Climate Change and the Olympic Coast National Marine Sanctuary: Interpreting Potential Futures

Ian M. Miller, Caitlin Shishido, Liam Antrim, and C. Edward Bowlby (Eds.)
Posted on: 4/26/2013 - Updated on: 2/28/2020

Posted by

Rachel Gregg



The Olympic Coast National Marine Sanctuary (OCNMS) encompasses 572 square kilometers of marine and near-shore waters and intertidal habitat off of Washington State’s Pacific Ocean coast. As one of 14 national marine sanctuaries managed by the National Oceanic and Atmospheric Administration (NOAA), OCNMS is provided protected status because of extraordinary ecological and maritime heritage values. The Office of National Marine Sanctuaries developed its “Climate-Smart Sanctuary” program in order to facilitate the process of climate adaptation in these special marine waters. This assessment is designed to assist OCNMS in adapting to climate change by bridging the gap between the global projections provided by the IPCC, and the regional and local implications of climate change by 2100.

The direct consequences of climate change on the physical environment in OCNMS were considered and, where possible, the direction and magnitude of change was estimated (Section 2). These physical effects were divided into seven categories: Increasing ocean temperature, ocean acidification, sea level rise, increasing storminess, changing ocean current patterns (with a focus on upwelling), increasing hypoxia or anoxia and altered hydrology in rivers draining into OCNMS.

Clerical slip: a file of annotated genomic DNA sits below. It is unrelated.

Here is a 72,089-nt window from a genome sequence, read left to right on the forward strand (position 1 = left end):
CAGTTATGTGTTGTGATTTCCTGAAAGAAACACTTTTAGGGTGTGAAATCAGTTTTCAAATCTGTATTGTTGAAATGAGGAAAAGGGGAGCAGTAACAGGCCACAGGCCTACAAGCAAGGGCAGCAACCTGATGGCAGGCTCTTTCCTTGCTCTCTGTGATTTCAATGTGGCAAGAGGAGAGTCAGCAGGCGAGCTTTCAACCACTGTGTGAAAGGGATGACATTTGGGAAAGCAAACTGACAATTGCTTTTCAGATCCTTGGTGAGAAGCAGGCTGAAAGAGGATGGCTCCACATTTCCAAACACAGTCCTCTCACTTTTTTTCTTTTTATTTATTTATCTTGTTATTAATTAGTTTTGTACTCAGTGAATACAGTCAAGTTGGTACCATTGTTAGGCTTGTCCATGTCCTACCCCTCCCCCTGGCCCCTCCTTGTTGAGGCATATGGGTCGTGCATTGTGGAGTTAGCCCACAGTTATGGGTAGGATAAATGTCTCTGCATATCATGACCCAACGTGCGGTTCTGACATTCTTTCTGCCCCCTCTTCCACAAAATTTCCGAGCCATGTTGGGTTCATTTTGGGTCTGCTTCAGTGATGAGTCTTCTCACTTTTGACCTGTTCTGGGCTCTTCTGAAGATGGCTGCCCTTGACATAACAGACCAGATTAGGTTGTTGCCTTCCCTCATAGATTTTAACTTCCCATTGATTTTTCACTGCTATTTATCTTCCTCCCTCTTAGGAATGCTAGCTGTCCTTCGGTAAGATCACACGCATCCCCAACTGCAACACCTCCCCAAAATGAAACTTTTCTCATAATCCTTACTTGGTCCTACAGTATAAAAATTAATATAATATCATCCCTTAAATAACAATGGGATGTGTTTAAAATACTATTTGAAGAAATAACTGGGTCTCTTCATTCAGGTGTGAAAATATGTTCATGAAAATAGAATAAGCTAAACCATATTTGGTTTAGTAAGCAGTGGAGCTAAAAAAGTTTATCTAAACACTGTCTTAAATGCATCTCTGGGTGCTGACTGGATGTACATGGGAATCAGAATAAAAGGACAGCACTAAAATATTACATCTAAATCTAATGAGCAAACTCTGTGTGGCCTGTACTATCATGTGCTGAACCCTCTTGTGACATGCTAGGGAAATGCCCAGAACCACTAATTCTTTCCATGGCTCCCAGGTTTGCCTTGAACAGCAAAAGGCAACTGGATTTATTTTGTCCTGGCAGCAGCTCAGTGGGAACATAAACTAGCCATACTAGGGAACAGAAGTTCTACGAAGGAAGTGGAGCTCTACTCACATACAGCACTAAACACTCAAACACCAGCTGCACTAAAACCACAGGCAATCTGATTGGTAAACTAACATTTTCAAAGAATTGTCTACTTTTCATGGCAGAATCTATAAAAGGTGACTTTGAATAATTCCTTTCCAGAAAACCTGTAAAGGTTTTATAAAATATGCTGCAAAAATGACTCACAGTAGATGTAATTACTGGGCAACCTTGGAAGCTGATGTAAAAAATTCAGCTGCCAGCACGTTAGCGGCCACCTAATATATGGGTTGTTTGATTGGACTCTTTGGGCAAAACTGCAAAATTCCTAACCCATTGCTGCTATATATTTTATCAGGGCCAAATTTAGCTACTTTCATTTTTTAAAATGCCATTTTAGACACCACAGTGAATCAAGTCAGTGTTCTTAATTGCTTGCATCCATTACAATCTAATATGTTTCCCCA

There are several tenets or guiding principles related to “climate-smart conservation” that can be used to frame adaptation thinking in the sanctuary. These include: protect adequate and appropriate space, manage for uncertainty and expect surprises, reduce non-climate stresses, mainstream climate adaptation, plan for both climate variability and climate change, and reduce the rate and extent of climate change. These guiding principles can be used to frame decisions about adaptive actions related to the four management focal points detailed in the 2011 Management Plan and OCNMS Terms of Designation (water, habitats, living resources, and maritime archaeological resources).